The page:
Oneirogen

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An oneirogen, from the Greek ὄνειρος óneiros meaning "dream" and gen "to create", is that which produces or enhances dreamlike states of consciousness. This is characterized by an immersive dream state similar to REM sleep, which can range from realistic to alien or abstract. Many dream-enhancing plants such as dream herb (Calea zacatechichi) and African dream herb (Entada rheedii), as well as the hallucinogenic diviner's sage (Salvia divinorum), have been used for thousands of years in a form of divination through dreams, called oneiromancy, in which practitioners seek to receive psychic or prophetic information during dream states. The term oneirogen commonly describes a wide array of psychoactive plants and chemicals ranging from normal dream enhancers to intense dissociative or deliriant drugs. Effects experienced with the use of oneirogens may include microsleep, hypnagogia, fugue states, rapid eye movement sleep (REM), hypnic jerks, lucid dreams, and out-of-body experiences. Some oneirogenic substances are said to have little to no effect on waking consciousness, and will not exhibit their effects until the user falls into a natural sleep state.

List of possible oneirogens[edit]

Disputed oneirogens[edit]

  • Valerian (herb) – A study conducted in the UK in 2001 showed that valerian root significantly improved stress induced insomnia, but as a side effect greatly increased the vividness of dreams. This study concluded that valerian root affects REM due to natural chemicals and essential oils that stimulate serotonin and opioid receptors. Another study found no encephalographic changes in subjects under its influence.[8][9][10]

Hallucinogenic oneirogens[edit]

Non-chemical oneirogens[edit]

See also[edit]

References[edit]

  1. ^ Mossoba ME, Flynn TJ, Vohra S, Wiesenfeld P, Sprando RL (2016). "Evaluation of "Dream Herb," Calea zacatechichi, for Nephrotoxicity Using Human Kidney Proximal Tubule Cells". J Toxicol. 2016: 9794570. doi:10.1155/2016/9794570. PMC 5040790. PMID 27703475.
  2. ^ Sałaga M, Fichna J, Socała K, Nieoczym D, Pieróg M, Zielińska M, Kowalczuk A, Wlaź P (June 2016). "Neuropharmacological characterization of the oneirogenic Mexican plant Calea zacatechichi aqueous extract in mice". Metab Brain Dis. 31 (3): 631–41. doi:10.1007/s11011-016-9794-1. PMC 4863909. PMID 26821073.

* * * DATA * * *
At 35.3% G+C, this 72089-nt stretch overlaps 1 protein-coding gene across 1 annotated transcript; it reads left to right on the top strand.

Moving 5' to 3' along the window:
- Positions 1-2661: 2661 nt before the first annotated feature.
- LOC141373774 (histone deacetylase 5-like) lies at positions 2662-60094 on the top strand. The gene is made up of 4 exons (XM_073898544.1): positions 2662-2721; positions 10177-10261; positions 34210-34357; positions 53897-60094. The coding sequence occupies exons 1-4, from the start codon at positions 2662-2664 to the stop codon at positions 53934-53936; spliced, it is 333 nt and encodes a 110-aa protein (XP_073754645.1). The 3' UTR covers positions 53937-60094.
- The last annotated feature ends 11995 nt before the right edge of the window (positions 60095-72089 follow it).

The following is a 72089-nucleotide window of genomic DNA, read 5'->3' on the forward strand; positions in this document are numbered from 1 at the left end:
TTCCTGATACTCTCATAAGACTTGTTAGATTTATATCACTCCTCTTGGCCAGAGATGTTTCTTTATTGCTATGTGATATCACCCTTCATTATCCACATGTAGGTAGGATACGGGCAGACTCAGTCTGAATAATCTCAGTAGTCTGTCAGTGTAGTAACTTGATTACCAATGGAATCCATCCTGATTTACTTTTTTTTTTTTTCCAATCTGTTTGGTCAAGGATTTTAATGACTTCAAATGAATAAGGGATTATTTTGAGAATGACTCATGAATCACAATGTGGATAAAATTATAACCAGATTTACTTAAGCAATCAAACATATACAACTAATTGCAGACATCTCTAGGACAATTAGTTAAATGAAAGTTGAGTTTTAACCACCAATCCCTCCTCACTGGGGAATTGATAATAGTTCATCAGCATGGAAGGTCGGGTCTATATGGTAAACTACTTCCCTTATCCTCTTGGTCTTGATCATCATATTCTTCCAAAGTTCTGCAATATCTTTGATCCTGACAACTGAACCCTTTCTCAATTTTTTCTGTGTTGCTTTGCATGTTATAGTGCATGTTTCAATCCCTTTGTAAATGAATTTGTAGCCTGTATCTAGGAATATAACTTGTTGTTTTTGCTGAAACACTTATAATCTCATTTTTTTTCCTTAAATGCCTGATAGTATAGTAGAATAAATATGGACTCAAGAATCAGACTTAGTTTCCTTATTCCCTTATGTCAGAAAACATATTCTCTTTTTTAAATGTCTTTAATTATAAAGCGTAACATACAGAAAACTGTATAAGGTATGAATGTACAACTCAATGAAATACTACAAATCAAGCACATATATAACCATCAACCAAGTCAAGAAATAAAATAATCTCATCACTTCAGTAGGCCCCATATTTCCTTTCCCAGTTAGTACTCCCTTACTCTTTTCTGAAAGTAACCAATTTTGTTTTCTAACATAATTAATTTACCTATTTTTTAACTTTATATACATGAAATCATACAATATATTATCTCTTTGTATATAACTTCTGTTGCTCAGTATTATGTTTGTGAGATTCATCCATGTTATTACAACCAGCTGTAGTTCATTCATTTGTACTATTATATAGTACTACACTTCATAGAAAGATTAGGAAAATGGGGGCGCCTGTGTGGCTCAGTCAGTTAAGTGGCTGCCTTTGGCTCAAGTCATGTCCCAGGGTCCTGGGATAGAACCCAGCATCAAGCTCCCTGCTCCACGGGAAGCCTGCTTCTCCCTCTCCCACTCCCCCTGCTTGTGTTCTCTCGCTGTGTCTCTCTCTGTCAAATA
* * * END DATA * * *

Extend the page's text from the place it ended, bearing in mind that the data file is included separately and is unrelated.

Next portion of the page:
3. ^ https://www.accessdata.fda.gov/drugsatfda_docs/label/2013/091526lbl.pdf[bare URL PDF]
  4. ^ LaBerge (August 2018). "Pre-sleep treatment with galantamine stimulates lucid dreaming: A double-blind, placebo-controlled, crossover study". PLOS ONE. 13 (8): e0201246. Bibcode:2018PLoSO..1301246L. doi:10.1371/journal.pone.0201246. PMC 6082533. PMID 30089135.
  5. ^ National Center for Biotechnology Information (2021). PubChem Compound Summary for CID 4205, Mirtazapine. Retrieved September 24, 2021 from https://pubchem.ncbi.nlm.nih.gov/compound/Mirtazapine.
  6. ^ "Muscimol".
  7. ^ Sobiecki, J.F. (December 2008). "A review of plants used in divination in southern Africa and their psychoactive effects". South African Humanities. 20 (2): 333–351. Retrieved 12 July 2018.
  8. ^ Klepser TB, Klepser ME (1999). "Unsafe and potentially safe herbal therapies". Am J Health-Syst Pharm. 56 (12538): 125–38, quiz 139–41. doi:10.1093/ajhp/56.2.125. PMID 10030529.
  9. ^ Wong AH, Smith M, Boon HS (1998). "Herbal remedies in psychiatric practice". Arch Gen Psychiatry. 55 (103344): 1033–44. doi:10.1001/archpsyc.55.11.1033. PMID 9819073.
  10. ^ Miller LG (1998). "Herbal medicines. Selected clinical considerations focusing on known or potential drug-herb interactions". Arch Intern Med. 158 (220011): 2200–11. doi:10.1001/archinte.158.20.2200. PMID 9818800.
  11. ^ "Iboga". Drugs.com. 23 January 2019. Retrieved 28 October 2019.
  12. ^ Koenig, Xaver; Hilber, Karlheinz (29 January 2015). "The Anti-Addiction Drug Ibogaine and the Heart: A Delicate Relation". Molecules. 20 (2): 2208–2228. doi:10.3390/molecules20022208. ISSN 1420-3049. PMC 4382526. PMID 26807959.
  13. ^ "The Link Between Mindfulness, Meditation, and Lucid Dreaming | Psychology Today". www.psychologytoday.com.
  14. ^ Machado, RB; Suchecki, D (2016). "Neuroendocrine and Peptidergic Regulation of Stress-Induced REM Sleep Rebound". Frontiers in Endocrinology. 7: 163. doi:10.3389/fendo.2016.00163. PMC 5179577. PMID 28066328.

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